Han says doing the research gave him the chance to “put into practice the science method and see how it plays out when doing research.”

The symposium is the culmination of months of hard work by students, said Berki. “It solidifies their STEM training and prepares them for the world.”

The projects gave the students the chance to work outside the classroom or the lab and learn to work one-on-one. They develop professionally, academically and personally and learn about teamwork and public speaking, explained Berki. In addition, they “play off of each other’s strengths” and enhance their critical thinking skills, said Dr. Darryl Aucoin, assistant professor of chemistry, who worked with student Daniel Outo-Acheampong on his project “Optimizing the Growth Conditions for a Cellulose-Producing Bacterium.”

Science students Yara Abdelnabi and Michael James presented on “Optimization of Human DNA Detection in Unclean Teeth.”

Dr. Barbara Chesler, vice president for academic affairs, said doing undergraduate research is very valuable for students because they look at the reason for what they are learning and it makes them more marketable for graduate school. “It helps their chances of competing against other students for graduate school admissions,” she said.

The projects were not only educational but fun, said Han. “Dr. Berki was a great help. The students give each other moral support and helped each other out.” The research brings a “practicality to the lectures,” said Surujnauth.

The students are looking forward to displaying their work on campus at Caldwell’s research day April 26 when the university will showcase student, faculty and staff research projects across all disciplines.

Featured News, News

Counseling Director is guest on One-on-One with Steve Adubato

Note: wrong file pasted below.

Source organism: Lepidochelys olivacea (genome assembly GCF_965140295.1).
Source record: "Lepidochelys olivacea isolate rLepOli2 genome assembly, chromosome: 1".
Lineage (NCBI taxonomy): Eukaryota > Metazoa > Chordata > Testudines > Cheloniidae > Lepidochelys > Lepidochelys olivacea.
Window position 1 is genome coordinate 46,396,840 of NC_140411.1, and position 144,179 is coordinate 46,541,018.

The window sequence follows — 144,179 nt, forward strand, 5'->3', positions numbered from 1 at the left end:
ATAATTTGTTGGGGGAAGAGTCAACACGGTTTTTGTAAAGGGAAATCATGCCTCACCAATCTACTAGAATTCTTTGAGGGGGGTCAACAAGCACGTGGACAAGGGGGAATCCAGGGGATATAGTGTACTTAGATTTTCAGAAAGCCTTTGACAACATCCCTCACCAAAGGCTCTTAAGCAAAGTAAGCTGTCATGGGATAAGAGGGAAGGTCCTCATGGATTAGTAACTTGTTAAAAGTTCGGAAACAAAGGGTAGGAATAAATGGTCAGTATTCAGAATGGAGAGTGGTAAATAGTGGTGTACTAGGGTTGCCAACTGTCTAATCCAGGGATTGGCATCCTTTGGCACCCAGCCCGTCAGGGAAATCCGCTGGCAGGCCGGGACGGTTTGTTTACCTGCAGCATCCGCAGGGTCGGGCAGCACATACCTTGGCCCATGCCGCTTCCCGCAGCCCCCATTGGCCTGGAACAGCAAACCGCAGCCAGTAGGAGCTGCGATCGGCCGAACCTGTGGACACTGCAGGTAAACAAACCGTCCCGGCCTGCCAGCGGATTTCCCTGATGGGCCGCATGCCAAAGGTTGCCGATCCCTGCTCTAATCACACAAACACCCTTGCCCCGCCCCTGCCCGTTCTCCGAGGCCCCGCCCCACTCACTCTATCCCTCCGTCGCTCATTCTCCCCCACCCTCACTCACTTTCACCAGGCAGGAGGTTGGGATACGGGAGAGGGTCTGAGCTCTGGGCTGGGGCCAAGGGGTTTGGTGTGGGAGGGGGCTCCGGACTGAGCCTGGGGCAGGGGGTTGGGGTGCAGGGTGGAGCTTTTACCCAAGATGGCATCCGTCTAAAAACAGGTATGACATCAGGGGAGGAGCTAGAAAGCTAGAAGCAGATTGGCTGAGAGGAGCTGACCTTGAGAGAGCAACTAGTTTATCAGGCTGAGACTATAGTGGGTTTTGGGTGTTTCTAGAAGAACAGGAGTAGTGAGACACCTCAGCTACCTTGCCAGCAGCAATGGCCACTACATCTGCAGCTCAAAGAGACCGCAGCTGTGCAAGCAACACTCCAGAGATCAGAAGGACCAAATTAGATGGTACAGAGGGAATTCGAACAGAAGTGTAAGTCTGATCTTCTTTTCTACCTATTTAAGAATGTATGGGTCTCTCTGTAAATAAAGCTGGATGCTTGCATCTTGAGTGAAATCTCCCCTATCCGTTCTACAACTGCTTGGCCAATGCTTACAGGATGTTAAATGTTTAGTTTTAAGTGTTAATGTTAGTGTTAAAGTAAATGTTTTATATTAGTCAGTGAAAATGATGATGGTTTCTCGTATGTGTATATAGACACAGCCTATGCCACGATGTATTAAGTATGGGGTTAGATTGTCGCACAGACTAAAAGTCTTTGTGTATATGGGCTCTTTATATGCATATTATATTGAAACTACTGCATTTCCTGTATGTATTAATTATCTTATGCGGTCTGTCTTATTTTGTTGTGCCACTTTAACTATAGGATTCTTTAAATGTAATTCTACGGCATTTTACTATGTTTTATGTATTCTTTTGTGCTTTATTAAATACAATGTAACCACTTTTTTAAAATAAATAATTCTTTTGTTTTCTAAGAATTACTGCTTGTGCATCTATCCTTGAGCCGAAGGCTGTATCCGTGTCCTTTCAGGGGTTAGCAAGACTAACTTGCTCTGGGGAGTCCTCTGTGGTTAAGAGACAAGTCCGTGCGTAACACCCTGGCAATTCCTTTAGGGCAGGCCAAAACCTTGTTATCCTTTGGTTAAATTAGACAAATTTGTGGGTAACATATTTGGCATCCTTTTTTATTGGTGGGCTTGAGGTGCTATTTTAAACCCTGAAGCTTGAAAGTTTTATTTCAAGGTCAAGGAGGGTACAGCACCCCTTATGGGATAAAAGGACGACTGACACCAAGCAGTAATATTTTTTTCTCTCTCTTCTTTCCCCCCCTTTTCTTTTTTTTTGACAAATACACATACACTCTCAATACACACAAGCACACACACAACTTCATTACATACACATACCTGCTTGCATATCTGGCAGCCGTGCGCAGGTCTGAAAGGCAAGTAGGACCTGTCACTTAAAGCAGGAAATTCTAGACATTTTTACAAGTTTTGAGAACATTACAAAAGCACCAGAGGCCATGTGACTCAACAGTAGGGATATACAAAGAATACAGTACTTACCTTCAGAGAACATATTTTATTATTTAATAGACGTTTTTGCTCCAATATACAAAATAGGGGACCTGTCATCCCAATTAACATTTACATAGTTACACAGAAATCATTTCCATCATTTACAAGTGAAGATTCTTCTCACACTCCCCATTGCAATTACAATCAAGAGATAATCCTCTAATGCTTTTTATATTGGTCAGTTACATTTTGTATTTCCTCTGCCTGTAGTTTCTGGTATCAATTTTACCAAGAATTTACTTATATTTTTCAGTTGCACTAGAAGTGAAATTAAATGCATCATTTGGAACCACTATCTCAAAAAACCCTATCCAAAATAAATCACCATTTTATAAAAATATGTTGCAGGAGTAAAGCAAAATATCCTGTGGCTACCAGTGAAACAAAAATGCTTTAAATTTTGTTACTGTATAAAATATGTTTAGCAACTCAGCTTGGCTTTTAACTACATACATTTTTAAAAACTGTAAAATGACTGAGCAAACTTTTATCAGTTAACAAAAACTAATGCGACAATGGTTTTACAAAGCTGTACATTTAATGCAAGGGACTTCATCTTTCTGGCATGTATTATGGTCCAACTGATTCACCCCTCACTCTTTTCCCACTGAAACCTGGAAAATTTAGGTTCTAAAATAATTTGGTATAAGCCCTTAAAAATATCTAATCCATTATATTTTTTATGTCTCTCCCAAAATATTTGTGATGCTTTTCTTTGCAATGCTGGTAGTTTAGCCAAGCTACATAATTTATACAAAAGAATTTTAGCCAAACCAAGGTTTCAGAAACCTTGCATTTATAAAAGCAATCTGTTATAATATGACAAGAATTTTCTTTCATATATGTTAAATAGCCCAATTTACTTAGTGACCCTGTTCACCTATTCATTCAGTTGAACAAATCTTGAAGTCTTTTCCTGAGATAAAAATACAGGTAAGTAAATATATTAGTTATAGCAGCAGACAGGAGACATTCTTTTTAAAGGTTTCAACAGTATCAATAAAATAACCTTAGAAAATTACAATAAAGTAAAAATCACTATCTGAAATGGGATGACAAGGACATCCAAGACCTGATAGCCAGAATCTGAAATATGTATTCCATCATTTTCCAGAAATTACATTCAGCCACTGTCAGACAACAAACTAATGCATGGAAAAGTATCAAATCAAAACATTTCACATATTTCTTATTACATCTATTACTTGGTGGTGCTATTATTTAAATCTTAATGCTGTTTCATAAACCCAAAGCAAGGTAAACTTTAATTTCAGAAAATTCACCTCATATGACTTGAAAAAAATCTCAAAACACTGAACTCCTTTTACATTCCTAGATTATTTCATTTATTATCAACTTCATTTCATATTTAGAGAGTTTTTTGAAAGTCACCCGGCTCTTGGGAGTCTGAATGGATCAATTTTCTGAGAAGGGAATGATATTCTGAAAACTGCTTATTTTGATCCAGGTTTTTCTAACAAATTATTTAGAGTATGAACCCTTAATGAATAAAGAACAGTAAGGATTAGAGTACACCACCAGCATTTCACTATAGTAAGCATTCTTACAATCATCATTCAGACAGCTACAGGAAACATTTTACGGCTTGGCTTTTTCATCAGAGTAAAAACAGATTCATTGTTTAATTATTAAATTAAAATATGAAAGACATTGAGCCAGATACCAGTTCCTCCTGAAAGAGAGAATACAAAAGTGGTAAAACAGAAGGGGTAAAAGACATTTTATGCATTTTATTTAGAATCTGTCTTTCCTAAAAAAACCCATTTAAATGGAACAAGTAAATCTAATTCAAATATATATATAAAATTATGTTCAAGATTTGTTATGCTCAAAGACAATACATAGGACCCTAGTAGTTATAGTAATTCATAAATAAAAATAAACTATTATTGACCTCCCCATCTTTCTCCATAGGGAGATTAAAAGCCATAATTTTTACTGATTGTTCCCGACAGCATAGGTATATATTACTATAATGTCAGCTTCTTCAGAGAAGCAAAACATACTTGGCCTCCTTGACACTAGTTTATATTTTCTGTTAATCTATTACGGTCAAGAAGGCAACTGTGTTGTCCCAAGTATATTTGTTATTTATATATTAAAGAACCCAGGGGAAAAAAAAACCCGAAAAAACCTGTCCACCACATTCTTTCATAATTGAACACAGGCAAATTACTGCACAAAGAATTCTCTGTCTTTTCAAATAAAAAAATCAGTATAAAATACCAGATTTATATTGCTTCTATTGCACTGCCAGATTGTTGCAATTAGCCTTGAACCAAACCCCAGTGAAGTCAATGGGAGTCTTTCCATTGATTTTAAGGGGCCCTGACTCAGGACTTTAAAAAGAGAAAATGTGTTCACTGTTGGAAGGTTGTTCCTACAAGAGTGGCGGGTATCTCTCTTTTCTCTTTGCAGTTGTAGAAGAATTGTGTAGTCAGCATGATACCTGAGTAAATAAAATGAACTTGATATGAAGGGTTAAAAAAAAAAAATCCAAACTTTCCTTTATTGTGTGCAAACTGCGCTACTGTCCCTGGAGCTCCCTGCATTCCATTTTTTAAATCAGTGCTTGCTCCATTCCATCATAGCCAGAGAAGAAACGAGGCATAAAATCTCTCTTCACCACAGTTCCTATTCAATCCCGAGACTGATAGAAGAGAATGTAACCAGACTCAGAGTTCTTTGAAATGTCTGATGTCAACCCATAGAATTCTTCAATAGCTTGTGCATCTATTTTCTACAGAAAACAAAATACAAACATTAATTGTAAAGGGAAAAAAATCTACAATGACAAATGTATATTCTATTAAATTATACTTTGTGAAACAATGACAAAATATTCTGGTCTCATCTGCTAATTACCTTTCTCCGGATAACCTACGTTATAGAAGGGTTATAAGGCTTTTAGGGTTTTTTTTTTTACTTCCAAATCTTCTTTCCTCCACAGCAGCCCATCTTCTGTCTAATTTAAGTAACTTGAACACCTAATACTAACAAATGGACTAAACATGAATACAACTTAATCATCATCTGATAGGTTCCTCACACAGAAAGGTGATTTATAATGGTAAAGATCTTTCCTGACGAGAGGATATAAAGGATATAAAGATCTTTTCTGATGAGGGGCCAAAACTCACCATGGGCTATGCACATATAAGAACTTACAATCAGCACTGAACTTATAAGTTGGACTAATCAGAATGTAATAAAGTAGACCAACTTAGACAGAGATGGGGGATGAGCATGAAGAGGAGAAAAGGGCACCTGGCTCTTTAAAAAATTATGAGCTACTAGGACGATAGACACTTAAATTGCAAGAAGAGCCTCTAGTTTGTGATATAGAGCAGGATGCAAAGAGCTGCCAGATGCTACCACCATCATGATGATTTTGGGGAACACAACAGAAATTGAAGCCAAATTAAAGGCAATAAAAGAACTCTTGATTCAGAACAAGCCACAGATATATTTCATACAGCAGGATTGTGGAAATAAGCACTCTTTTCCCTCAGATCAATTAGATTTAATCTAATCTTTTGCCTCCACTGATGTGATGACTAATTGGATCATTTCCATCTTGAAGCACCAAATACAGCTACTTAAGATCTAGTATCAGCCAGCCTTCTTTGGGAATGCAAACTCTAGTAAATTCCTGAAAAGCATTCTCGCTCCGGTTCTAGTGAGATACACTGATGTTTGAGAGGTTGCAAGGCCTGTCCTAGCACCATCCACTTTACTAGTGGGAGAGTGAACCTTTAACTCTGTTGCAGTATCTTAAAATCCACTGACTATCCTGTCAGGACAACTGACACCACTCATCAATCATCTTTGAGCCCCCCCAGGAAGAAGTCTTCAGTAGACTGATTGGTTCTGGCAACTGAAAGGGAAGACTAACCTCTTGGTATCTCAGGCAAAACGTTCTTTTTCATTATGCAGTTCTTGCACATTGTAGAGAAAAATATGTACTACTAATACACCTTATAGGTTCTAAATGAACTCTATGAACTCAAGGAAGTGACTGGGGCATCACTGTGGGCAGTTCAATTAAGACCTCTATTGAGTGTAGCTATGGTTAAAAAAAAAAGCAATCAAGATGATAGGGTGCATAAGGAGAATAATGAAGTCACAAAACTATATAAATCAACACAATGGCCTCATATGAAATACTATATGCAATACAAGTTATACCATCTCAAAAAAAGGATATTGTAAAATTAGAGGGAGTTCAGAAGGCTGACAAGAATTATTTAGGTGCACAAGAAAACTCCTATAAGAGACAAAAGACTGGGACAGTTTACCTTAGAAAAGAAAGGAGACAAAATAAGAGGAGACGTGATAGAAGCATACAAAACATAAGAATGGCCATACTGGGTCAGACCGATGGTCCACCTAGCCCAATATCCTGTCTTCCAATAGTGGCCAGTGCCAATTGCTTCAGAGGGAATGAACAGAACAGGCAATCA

Director of Counseling Service Robin Davenport is a guest on One-on-One with Steve Adubato.  They discuss the university’s initiatives to address mental health issues.

Davenport explained how Caldwell raised awareness about mental health issues by becoming New Jersey’s first stigma-free campus. The stigma-free initiative is sponsored by the Codey Fund for Mental Health, which was put together by former governor Richard Codey and his wife Mary Jo, a Caldwell alumna.  Davenport talks about the university’s Wellness Center which serves the body, mind and spirit for students. She discusses the different services the university has to help students through stressful periods during their college career including during final examinations week.

Downloadable link: http://bit.ly/One-on-One2019_Davenport

Watch here

Broadcast schedule:

Monday, March 13th at 7 p.m. & 11:30 p.m. on NJTV

Tuesday March 14 – 1 a.m. on WNET/Thirteen.

Featured News, News

Drogsler Selected to CoSIDA Academic All-American First Team

AUSTIN, Texas- Caldwell University women’s basketball junior Kristen Drogsler (Middle Village, N.Y.) added another major award to her incredible season as she was selected to the College Sports Information Directors of America Academic All-American First Team. Drogsler was named the Central Atlantic Collegiate Conference Player of the Year last week.

Drogsler has excelled in the classroom in her three years at Caldwell. She has posted a 3.90 GPA as a Health Science major and is a two-time CoSIDA Academic All-District selection and a CACC All-Academic Team honoree last season. Drogsler is the second women’s basketball player to receive CoSIDA Academic All-American honors since Caldwell went Division II in 2002-03 (Emily Caswell, Third Team, 2014-15).

On the court, Drogsler has been one of the top players in the region. She is averaging 20.4 points per game and leads the Cougars with program-record 81 three-pointers.  Drogsler leads the CACC in scoring and three-pointers this season. She ranks second in the conference in three-point percentage and is tied for sixth in blocks. In the East Region, Drogsler is third in scoring and three-pointers. She also ranks among the national leaders as she is tied for eighth in the Division II in scoring. Drogsler ranks tenth in the nation in three-point percentage and 13th in three-pointers.

Drogsler is a four-time CACC Player of the Week and a two-time Met Basketball Player of the Week honoree this season. In addition, Drogsler has been named the Eastern College Athletic Conference (ECAC) Player of the Week six times this season. She has posted 17 games with at least 20 points and has recorded three or more three-pointers in 15 games. Drogsler tallied season highs with 33 points and eight three-pointers vs Philadelphia on February 11.